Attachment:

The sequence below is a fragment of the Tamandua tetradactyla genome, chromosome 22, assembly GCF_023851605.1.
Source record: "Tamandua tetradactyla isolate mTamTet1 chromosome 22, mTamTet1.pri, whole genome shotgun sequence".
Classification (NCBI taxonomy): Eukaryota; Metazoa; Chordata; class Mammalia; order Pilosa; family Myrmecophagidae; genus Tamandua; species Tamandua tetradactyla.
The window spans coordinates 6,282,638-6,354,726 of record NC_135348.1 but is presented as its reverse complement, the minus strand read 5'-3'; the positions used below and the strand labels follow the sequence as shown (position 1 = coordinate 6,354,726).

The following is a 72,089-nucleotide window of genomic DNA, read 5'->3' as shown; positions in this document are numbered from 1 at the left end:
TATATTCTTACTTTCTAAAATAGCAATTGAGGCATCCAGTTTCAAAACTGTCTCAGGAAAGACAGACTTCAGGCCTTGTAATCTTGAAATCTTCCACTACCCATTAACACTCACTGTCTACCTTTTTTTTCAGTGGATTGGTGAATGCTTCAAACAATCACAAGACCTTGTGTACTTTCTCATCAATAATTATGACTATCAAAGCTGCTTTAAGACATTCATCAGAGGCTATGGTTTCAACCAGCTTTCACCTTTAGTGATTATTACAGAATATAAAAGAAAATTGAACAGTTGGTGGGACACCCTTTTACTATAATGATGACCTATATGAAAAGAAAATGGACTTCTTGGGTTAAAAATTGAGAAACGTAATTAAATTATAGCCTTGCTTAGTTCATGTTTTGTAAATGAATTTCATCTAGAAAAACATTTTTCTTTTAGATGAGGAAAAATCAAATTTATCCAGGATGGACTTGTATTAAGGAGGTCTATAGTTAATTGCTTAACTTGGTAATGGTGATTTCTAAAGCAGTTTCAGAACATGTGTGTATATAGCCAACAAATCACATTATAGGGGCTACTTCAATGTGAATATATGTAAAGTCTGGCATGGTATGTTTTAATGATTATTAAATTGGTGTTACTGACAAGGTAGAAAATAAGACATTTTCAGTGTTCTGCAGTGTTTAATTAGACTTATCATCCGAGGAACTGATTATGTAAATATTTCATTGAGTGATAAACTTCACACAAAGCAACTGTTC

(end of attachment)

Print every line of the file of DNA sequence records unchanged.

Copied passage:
The sequence below is a fragment of the Tamandua tetradactyla genome, chromosome 22, assembly GCF_023851605.1.
Source record: "Tamandua tetradactyla isolate mTamTet1 chromosome 22, mTamTet1.pri, whole genome shotgun sequence".
Classification (NCBI taxonomy): Eukaryota; Metazoa; Chordata; class Mammalia; order Pilosa; family Myrmecophagidae; genus Tamandua; species Tamandua tetradactyla.
The window spans coordinates 6,282,638-6,354,726 of record NC_135348.1 but is presented as its reverse complement, the minus strand read 5'-3'; the positions used below and the strand labels follow the sequence as shown (position 1 = coordinate 6,354,726).

The following is a 72,089-nucleotide window of genomic DNA, read 5'->3' as shown; positions in this document are numbered from 1 at the left end:
TATATTCTTACTTTCTAAAATAGCAATTGAGGCATCCAGTTTCAAAACTGTCTCAGGAAAGACAGACTTCAGGCCTTGTAATCTTGAAATCTTCCACTACCCATTAACACTCACTGTCTACCTTTTTTTTCAGTGGATTGGTGAATGCTTCAAACAATCACAAGACCTTGTGTACTTTCTCATCAATAATTATGACTATCAAAGCTGCTTTAAGACATTCATCAGAGGCTATGGTTTCAACCAGCTTTCACCTTTAGTGATTATTACAGAATATAAAAGAAAATTGAACAGTTGGTGGGACACCCTTTTACTATAATGATGACCTATATGAAAAGAAAATGGACTTCTTGGGTTAAAAATTGAGAAACGTAATTAAATTATAGCCTTGCTTAGTTCATGTTTTGTAAATGAATTTCATCTAGAAAAACATTTTTCTTTTAGATGAGGAAAAATCAAATTTATCCAGGATGGACTTGTATTAAGGAGGTCTATAGTTAATTGCTTAACTTGGTAATGGTGATTTCTAAAGCAGTTTCAGAACATGTGTGTATATAGCCAACAAATCACATTATAGGGGCTACTTCAATGTGAATATATGTAAAGTCTGGCATGGTATGTTTTAATGATTATTAAATTGGTGTTACTGACAAGGTAGAAAATAAGACATTTTCAGTGTTCTGCAGTGTTTAATTAGACTTATCATCCGAGGAACTGATTATGTAAATATTTCATTGAGTGATAAACTTCACACAAAGCAACTGTTC